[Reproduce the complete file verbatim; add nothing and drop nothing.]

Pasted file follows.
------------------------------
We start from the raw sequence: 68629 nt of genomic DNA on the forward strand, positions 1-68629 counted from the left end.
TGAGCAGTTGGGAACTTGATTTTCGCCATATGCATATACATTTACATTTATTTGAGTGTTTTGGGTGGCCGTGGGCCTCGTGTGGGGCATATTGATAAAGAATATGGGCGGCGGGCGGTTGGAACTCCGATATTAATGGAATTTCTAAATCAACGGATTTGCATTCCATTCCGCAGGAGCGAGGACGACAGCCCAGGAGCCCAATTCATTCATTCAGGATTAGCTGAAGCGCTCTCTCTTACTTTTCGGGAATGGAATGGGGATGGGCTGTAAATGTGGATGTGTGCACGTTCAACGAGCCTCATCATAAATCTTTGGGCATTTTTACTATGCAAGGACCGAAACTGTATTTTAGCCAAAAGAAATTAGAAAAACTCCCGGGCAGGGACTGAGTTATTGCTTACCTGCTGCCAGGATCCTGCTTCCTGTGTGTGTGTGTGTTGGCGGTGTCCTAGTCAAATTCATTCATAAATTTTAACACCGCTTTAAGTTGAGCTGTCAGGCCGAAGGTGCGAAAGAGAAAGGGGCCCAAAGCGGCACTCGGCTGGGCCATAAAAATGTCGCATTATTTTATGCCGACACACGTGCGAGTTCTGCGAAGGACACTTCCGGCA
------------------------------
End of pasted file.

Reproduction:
We start from the raw sequence: 68629 nt of genomic DNA on the forward strand, positions 1-68629 counted from the left end.
TGAGCAGTTGGGAACTTGATTTTCGCCATATGCATATACATTTACATTTATTTGAGTGTTTTGGGTGGCCGTGGGCCTCGTGTGGGGCATATTGATAAAGAATATGGGCGGCGGGCGGTTGGAACTCCGATATTAATGGAATTTCTAAATCAACGGATTTGCATTCCATTCCGCAGGAGCGAGGACGACAGCCCAGGAGCCCAATTCATTCATTCAGGATTAGCTGAAGCGCTCTCTCTTACTTTTCGGGAATGGAATGGGGATGGGCTGTAAATGTGGATGTGTGCACGTTCAACGAGCCTCATCATAAATCTTTGGGCATTTTTACTATGCAAGGACCGAAACTGTATTTTAGCCAAAAGAAATTAGAAAAACTCCCGGGCAGGGACTGAGTTATTGCTTACCTGCTGCCAGGATCCTGCTTCCTGTGTGTGTGTGTGTTGGCGGTGTCCTAGTCAAATTCATTCATAAATTTTAACACCGCTTTAAGTTGAGCTGTCAGGCCGAAGGTGCGAAAGAGAAAGGGGCCCAAAGCGGCACTCGGCTGGGCCATAAAAATGTCGCATTATTTTATGCCGACACACGTGCGAGTTCTGCGAAGGACACTTCCGGCA